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Willard (2003)

PG-13 105 minutes

Directed by Glen Morgan
Written by Glen Morgan, Gilbert Ralston

 · Crispin Glover
 · R. Lee Ermey

Review by Zac

Willard Stiles (Crispin Glover) is a friend-less, picked-on loser who lives in a huge, run-down house with his sickly mother.  Everyday is practically the same for Willard: Wake up, take care of mom, go to work, be harassed by the boss, return home, listen to mom complain, and sleep.  Until one day, when his senile old mother claims there are rats in the basement, and demands that Willard get rid of them.  But poor Willard just doesn't have the heart, for he befriends one rat, Socrates.  Willard, along with Socrates and Ben, the giant "leader" rat, teaches all the rats in his basement to do his bidding.  He uses them to get revenge on those who mistreat him, until he is done with the rats.  Ben is not happy.




I was thoroughly entertained by Willard, down to a sharp point.  I truthfully couldn't tell when a rat was computer rendered or a living, breathing rodent.  Though some of the effects were a tad bit overdone, such as a large sum of rats piling out of an elevator, and an end sequence in which Willard bashes Ben to supposed death, , yet overall the popcorn of Willard was fairly outstanding.

One of my favorite parts of the film was the few cameos made.  For instance, although he never see a live representation of Willard's father on screen, there hangs a giant portrait of him over the fireplace in the Stiles' house.  This portrait is of none other than (original Willard star) Bruce Davidson.  Also, in one scene, a cat bumps a television remote-control, which turns the T.V. onto an 'Easy Listening' channel, and playing on this station is the classic Michael Jackson song, "Ben", which I believe was the theme to the original Willard's sequel, Ben.  Also, if you stay long enough for the credits, Crispin Glover sings his version of "Ben" (you can see a music video of his version on the movie's official website.)




I was not disappointed by Willard.  I wasn't expecting Willard to be a very good film when I walked in the theater, but I was happily treated to a, not-so-scary film, but rather a dark drama with a small bit of comedy.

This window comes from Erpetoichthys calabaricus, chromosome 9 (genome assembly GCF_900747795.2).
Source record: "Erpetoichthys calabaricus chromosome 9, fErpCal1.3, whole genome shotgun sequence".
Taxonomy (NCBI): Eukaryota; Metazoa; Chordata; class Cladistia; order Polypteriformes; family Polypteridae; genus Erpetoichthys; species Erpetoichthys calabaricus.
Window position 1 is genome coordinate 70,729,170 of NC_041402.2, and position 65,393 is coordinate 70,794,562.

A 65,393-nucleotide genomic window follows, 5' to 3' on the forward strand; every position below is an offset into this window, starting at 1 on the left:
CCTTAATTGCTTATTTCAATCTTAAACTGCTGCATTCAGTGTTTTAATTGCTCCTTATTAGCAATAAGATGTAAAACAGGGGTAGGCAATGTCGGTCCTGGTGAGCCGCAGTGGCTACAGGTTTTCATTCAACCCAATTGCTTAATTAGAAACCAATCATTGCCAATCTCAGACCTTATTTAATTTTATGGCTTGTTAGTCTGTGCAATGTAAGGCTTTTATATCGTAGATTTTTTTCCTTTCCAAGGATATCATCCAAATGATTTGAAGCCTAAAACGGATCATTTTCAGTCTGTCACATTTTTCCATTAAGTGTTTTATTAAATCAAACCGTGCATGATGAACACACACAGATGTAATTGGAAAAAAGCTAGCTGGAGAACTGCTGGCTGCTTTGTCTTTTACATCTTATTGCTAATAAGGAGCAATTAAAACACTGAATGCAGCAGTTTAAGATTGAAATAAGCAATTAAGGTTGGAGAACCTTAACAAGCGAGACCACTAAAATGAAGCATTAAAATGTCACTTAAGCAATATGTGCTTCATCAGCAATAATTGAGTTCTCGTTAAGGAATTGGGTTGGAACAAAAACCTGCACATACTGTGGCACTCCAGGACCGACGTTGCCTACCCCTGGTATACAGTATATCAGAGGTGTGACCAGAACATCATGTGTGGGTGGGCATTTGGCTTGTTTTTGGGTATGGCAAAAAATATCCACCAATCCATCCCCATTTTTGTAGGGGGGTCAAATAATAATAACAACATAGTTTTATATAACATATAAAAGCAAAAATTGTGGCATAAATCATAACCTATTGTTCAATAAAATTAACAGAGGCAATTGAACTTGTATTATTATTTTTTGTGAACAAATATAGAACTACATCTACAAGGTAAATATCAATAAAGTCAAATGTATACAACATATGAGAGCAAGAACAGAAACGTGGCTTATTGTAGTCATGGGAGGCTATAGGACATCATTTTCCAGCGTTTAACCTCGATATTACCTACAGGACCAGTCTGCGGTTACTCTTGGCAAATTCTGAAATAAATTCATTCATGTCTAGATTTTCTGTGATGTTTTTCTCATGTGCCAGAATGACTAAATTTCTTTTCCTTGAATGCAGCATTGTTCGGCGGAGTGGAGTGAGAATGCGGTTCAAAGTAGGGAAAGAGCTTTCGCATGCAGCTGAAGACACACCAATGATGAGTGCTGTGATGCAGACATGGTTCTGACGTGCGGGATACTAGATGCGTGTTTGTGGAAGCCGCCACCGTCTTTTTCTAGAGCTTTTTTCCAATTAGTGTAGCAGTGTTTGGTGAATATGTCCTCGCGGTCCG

The filmakers did a wonderful job on Willard, but many questions were left unanswered.  For instance, not much time was spent explaining how Willard got his rats to do his will, among other things.

However, I am not one to complain.  Any viewer truly feels bad for Willard, after seeing a few day-in-the-life-of.  He arrives to work, only to see a woman sitting at his desk, then turns around and is being screamed at and degrated by his boss.  When he returns home, he is only reminded of his loneliness and bad life by his sickly mother who, among other things, insists on calling him Clark, for "it is a stronger name than Willard".

Crispin Glover did an EXCELLENT job playing Willard, capturing both his creepy aura and his sullen, loneliness perfectly.



Like rats? Go see Willard.  Like seeing movies about guys who have nothing to live for, so they go psycho and try to kill everyone that makes them mad? See Willard.  Want to be scared stiff? Don't go see Willard.

Although Willard is a great movie in my opinion, I feel the advertising was trying to appeal to the wrong audience, and this could be the movie's downfall.  Most of the ads I saw were catered to those seeking a good scary movie, and I feel they will be horribly disappointed.  However, if you just want to see a dark, dramatic movie, or just have $8 to blow, go see Willard

592 Words Published: 17 March 2003

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